Tragic Outcome in Florence: Previous Convict Kills Four at Birthday Party Amid Gun Law Controversy

Florence, KY — Early Saturday morning, a tragedy unfolded at a 21st birthday party in Florence, Kentucky, where a gunman opened fire, killing four and wounding three others before fatally shooting himself. The incident has sparked significant concern and questions about how the gunman, identified as 21-year-old Chase Garvey, was free despite his criminal record.

Authorities identified the victims as Delaney Eary, 19; Hayden Rybicki, 20; Melissa Parrett, 44; and Shane Miller, 20, all of whom were attending the celebration. The conditions of the three injured parties have since stabilized, according to local police reports.

Kenton County Commonwealth’s Attorney Rob Sanders revealed that Garvey was a convicted felon and was on probation at the time of the shooting. Garvey had previously been convicted in connection with a sexual offense involving a minor. “If there was something we could have known then in order to prevent the tragedy last weekend, we certainly would have done it,” Sanders stated, expressing remorse over the incident.

In August 2021, Garvey, then 18, was charged with rape and sodomy of a 13-year-old girl in nearby Fort Mitchell, an incident that first brought him into the public safety spotlight. The relationship began over social media, and at the time, Garvey had no prior criminal record.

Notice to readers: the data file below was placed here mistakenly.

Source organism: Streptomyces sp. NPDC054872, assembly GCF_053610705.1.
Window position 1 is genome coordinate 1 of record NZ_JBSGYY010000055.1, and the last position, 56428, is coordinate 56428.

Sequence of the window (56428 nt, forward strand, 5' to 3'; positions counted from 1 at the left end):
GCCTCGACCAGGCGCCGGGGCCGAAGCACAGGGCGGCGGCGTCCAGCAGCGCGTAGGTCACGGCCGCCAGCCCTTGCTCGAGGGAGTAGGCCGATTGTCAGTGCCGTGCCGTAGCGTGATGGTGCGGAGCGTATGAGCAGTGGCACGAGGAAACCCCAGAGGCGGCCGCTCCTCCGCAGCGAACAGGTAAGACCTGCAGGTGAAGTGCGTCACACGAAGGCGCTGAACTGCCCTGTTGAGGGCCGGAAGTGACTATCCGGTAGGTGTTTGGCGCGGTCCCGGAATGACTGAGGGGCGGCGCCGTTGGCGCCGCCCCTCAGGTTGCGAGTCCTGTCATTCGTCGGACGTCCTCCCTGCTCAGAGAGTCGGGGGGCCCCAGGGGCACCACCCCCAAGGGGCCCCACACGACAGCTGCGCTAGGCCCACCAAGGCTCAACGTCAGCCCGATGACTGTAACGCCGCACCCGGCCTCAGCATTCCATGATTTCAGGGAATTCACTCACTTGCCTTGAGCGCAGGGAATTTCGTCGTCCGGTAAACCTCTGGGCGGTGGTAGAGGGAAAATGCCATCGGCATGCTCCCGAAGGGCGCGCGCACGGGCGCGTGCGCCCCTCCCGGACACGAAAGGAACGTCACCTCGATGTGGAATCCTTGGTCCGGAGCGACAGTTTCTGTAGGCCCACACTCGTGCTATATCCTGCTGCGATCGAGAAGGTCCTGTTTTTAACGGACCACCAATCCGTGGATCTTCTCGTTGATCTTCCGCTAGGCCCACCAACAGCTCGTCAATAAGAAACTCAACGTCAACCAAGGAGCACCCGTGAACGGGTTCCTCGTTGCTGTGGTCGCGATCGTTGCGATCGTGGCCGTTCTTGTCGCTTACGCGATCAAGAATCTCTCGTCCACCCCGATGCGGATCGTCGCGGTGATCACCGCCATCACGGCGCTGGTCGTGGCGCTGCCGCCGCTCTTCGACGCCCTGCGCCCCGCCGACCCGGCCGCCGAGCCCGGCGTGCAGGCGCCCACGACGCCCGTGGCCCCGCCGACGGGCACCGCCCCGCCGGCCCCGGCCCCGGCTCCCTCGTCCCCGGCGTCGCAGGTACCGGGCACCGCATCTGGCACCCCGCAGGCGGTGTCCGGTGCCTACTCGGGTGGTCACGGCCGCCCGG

The case took a turn when the victim’s mother expressed her desire to protect her daughter from the ordeal of a public trial. “She made it clear that she didn’t think it was in her daughter’s best interest to have a public trial involving her testimony,” Sanders explained. Subsequently, the charge was resolved as an unlawful transaction with a minor, second degree, which led to Garvey’s felony conviction.

Sanders pointed out that the felony conviction should have prevented Garvey from legally possessing any firearm. “Whatever gun that he had in Florence to kill four people and wound three others is a gun that should have never been in his possession,” Sanders emphasized.

Despite his felony conviction, Garvey was sentenced to five years probation. However, his record was not entirely clean during this period. He had been cited for a traffic violation in Boone County where he was caught performing doughnuts in a vehicle. “He violated probation one time for a traffic infraction,” Sanders added, highlighting the challenges in monitoring probation compliance.

Efforts were made by the prosecutor’s office to push for more severe consequences following the probation violation. “We sought to revoke his sentence. The judge, instead of revoking the entire allowing for a review of his sentence, ordered him to serve 30 days in the county jail,” Sanders noted, expressing frustration over the outcome.

If Garvey had been convicted of the original charges, he could have faced a different path, potentially still being in jail pending parole. This case has led to broader discussions on the intersection of judicial discretion, public safety, and the effectiveness of the probation system.

The judge involved in the 2021 case has declined to comment on the matter at this time. The community, meanwhile, continues to grieve the loss of life and seek answers to how such a tragedy could have been prevented.